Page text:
Under Construction: 10 Grand Central Gets a New, Retro Look


When Marx Realty decided to revamp the 35-story Art Deco office tower at 708 Third Avenue, the landlord decided that it wanted to create an old New York, 1930s vibe.

The old-school renovation is supposed to be in keeping with the rebranding of the building to 10 Grand Central, because Marx CEO and President Craig Deitelzweig “didn’t want to be associated with Third Avenue,” he told The New York Post in August. Studios Architecture redesigned the lobby and entrance and created a new seventh-floor amenity space and terrace as part of the building’s $45 million renovation.

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Architect Ely Jacques Kahn designed the stepped, 438,000-square-foot structure, which sits at the corner of East 44th Street and Third Avenue and opened in 1931. Kahn was responsible for the Bergdorf Goodman store on Fifth Avenue and teamed up with Ludwig Mies van der Rohe and Philip Johnson to design the Seagram Building.

“What’s happened over the years [is] people changed the building and modified it in a way that wasn’t true to the original intent,” Deitelzweig told Commercial Observer as we walked through the new seventh-floor lounge. “What we are trying to do is be authentic to his original design aesthetic but do it in a modern way.”

Deitelzweig hopes to restore the property to its original glory by moving the entrance from Third Avenue to East 44th Street and constructing a new four-story entryway with brushed brass fins, gloss black brickwork and walnut wood doors. The lobby will be attended by a white-gloved doorman and feature 1920s and ‘30s-inspired art, herringbone concrete floors and an angular, brass desk. As one enters, walnut paneling will wrap along one wall and across the ceiling and pale concrete covers the opposite wall.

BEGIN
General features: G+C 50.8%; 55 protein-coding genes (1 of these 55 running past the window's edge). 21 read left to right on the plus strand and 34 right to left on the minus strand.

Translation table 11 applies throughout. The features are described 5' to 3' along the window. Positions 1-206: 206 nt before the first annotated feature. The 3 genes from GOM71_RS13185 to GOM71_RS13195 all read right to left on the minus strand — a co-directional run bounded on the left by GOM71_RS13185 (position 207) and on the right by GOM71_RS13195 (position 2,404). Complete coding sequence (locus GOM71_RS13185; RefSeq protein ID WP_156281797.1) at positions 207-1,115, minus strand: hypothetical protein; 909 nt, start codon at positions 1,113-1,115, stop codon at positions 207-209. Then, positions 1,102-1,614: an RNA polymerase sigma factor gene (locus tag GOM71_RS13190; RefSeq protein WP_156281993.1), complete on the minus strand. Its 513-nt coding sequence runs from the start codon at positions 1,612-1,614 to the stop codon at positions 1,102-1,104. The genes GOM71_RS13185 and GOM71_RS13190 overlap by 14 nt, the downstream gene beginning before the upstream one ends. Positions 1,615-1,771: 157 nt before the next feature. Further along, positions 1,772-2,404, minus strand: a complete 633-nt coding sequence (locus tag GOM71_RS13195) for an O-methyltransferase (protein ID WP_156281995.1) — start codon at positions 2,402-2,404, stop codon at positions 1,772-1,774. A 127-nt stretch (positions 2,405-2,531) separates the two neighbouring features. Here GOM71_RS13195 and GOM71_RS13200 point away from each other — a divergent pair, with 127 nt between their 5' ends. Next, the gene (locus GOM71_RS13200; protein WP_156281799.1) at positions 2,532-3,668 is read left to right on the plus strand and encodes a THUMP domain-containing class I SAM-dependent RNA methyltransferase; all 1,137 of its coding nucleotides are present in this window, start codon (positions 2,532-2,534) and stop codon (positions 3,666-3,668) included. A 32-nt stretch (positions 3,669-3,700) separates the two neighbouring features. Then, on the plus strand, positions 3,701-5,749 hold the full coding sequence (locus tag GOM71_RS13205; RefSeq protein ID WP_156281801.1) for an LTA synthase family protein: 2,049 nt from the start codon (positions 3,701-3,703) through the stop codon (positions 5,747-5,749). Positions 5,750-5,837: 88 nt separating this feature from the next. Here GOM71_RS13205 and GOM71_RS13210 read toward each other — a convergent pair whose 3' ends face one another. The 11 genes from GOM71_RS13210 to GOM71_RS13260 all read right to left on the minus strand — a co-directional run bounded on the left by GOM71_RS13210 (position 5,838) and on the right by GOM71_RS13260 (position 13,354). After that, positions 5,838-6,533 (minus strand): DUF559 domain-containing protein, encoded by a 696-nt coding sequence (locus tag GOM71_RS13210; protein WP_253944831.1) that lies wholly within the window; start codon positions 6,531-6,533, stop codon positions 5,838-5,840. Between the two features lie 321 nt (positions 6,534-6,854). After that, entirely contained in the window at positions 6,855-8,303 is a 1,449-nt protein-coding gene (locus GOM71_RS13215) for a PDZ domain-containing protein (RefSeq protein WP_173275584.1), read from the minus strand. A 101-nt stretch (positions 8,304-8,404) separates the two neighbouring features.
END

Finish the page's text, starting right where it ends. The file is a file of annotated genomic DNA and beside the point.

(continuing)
Then, on the seventh floor, Marx and its architects built out a hotel-lounge-style space with green, blue and brown seats, warm wood paneling along the walls, brass mid-century modern light fixtures, and a concrete-topped island clad in wood paneling. The space is also hung with oversized illustrations of palm fronds and incorporates various potted plants, ferns and cacti. There’s also a conference area and a modern kitchen with a white glass-tiled backsplash, black cabinets and brass fixtures. The lounge opens onto a terrace with dark gray furniture, a fire pit and more plantings, including ivy that climbs up the black-painted brick walls.

The renovation also includes 10 prebuilt office suites ranging from 2,500 to 8,000 square feet. Marx has relocated roughly 80,000 square feet of tenants—either within the building or to other properties—in an effort to redo as much of the building as possible. The property is now 80 percent leased, with asking rents ranging from the high $60s to the high $80s per square foot. Construction began in July and is expected to be complete in January.